“Now that DCP is in place, Arizona and other Lower Basin states stored an additional 600,000 acre-feet in Lake Mead — in 2019 alone — all because of the new rules regarding access to Intentionally Created Surplus (ICS) under DCP,” Cooke adds.
To give it some perspective, an acre-foot is equivalent to 325,851 gallons of water.
A key piece of the DCP requires states and water suppliers to “bank” water in Lake Mead, where Arizona’s share of the Colorado River is stored. It’s working – so far. The lake is 22 feet higher than expected. Almost half of that was due to storage and contributions to system conservation. The rest came from heavy snowfall in the Rockies.
But Arizona’s proficiency in planning — even perhaps initially unintentional — reaches back significantly farther than the creation of the DCP.
“Our statewide demand for water is slightly lower than it was in the mid 1950s, although our population has more than doubled during that time period,” says Sethuraman Panchanathan, executive vice president of Arizona State University’s Knowledge Enterprise. “And currently, we are using slightly less water than we did five decades ago. What this tells us is that there is hope moving forward.”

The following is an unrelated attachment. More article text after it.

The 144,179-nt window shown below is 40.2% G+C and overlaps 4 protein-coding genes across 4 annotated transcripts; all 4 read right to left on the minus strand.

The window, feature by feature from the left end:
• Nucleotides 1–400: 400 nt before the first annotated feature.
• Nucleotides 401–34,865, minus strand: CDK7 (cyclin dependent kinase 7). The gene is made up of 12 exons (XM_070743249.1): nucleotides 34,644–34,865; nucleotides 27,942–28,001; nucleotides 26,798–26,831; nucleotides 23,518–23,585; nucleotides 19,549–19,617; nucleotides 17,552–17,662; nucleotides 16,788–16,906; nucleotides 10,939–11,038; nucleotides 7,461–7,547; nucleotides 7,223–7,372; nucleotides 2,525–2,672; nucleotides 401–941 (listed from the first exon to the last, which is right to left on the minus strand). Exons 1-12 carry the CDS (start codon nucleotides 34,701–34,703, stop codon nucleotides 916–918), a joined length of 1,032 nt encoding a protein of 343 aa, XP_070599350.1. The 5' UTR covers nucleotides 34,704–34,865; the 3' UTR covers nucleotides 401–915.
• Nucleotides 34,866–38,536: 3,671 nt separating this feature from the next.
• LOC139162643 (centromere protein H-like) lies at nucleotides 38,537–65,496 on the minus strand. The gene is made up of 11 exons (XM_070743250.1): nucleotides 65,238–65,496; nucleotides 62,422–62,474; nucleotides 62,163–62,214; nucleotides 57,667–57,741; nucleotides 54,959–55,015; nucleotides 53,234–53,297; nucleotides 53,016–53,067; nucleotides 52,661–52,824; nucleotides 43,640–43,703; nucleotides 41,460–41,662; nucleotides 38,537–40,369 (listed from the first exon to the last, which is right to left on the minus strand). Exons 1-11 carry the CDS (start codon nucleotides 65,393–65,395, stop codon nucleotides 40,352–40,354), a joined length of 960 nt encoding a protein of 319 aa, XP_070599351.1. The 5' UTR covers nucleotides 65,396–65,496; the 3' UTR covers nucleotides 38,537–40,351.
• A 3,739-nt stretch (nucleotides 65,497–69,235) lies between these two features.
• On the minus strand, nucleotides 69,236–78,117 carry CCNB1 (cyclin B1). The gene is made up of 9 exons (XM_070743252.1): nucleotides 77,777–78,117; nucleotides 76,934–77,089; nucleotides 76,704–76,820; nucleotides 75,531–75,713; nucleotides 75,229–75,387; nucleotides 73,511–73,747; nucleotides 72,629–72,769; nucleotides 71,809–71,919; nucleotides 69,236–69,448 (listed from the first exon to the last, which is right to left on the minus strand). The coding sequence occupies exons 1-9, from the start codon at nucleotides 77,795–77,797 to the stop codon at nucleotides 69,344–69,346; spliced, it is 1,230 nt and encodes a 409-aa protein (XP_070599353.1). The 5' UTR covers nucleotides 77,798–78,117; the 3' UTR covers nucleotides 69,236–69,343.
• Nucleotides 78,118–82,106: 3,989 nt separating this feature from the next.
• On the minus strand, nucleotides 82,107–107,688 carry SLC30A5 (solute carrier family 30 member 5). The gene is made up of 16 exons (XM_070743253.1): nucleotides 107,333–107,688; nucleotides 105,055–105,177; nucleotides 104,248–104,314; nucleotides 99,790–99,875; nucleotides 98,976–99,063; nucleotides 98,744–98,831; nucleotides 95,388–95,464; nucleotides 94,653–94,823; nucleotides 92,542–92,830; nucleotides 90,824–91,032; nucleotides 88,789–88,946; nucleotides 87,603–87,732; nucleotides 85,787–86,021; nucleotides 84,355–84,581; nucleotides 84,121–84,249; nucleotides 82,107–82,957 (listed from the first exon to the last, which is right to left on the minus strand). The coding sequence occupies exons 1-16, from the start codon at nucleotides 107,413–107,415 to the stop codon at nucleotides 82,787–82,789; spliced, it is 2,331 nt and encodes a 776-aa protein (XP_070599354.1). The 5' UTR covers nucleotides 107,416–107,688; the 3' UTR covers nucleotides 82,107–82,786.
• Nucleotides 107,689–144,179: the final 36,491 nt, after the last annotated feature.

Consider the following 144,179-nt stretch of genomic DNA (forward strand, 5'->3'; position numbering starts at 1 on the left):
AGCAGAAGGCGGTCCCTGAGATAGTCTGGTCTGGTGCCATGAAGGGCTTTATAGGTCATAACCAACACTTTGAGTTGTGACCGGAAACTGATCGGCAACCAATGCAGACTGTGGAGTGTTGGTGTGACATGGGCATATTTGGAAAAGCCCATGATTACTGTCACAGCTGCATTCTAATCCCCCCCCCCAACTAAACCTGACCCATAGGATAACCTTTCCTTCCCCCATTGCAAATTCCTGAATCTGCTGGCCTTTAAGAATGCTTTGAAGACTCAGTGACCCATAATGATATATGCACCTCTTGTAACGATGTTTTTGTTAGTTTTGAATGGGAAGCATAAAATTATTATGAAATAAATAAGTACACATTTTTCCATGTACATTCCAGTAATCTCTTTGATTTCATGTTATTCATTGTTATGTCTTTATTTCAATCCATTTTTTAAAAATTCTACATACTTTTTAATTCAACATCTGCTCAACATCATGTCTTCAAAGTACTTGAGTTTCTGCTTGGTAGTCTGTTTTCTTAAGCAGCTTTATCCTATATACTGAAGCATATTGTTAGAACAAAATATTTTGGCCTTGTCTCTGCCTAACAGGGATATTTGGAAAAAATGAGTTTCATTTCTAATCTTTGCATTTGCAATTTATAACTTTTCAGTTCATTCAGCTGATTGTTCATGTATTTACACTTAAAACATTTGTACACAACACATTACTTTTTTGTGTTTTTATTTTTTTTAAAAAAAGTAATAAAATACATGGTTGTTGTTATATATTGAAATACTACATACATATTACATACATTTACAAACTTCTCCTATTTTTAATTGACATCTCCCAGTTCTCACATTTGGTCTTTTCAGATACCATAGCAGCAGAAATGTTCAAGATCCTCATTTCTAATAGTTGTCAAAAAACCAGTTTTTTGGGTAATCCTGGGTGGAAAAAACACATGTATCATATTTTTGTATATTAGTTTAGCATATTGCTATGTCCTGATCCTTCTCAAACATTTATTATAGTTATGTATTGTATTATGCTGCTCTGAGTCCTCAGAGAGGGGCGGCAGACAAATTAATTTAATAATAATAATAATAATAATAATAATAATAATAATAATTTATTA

“We live within the water supplies we currently have and have also managed to store millions of acre-feet underground,” adds Cooke. “Our consumption today is about the same as it was 60 years ago, even though the population is nearly seven times larger and the economy is nearly 25 times as big.”
Moving forward, DCP stands as a historic and valuable precedent of collaboration between states. It will also serve as an integral component of Arizona’s future water supply. Cooke describes the initiative as another step in the long list of difficult water-related challenges that have been successfully addressed by Arizona. This includes the authorization of the CAP in 1968, the passage of the Groundwater Management Act in 1980 and the creation of the Central Arizona Groundwater Replenishment District (CAGRD) in 1993, among others.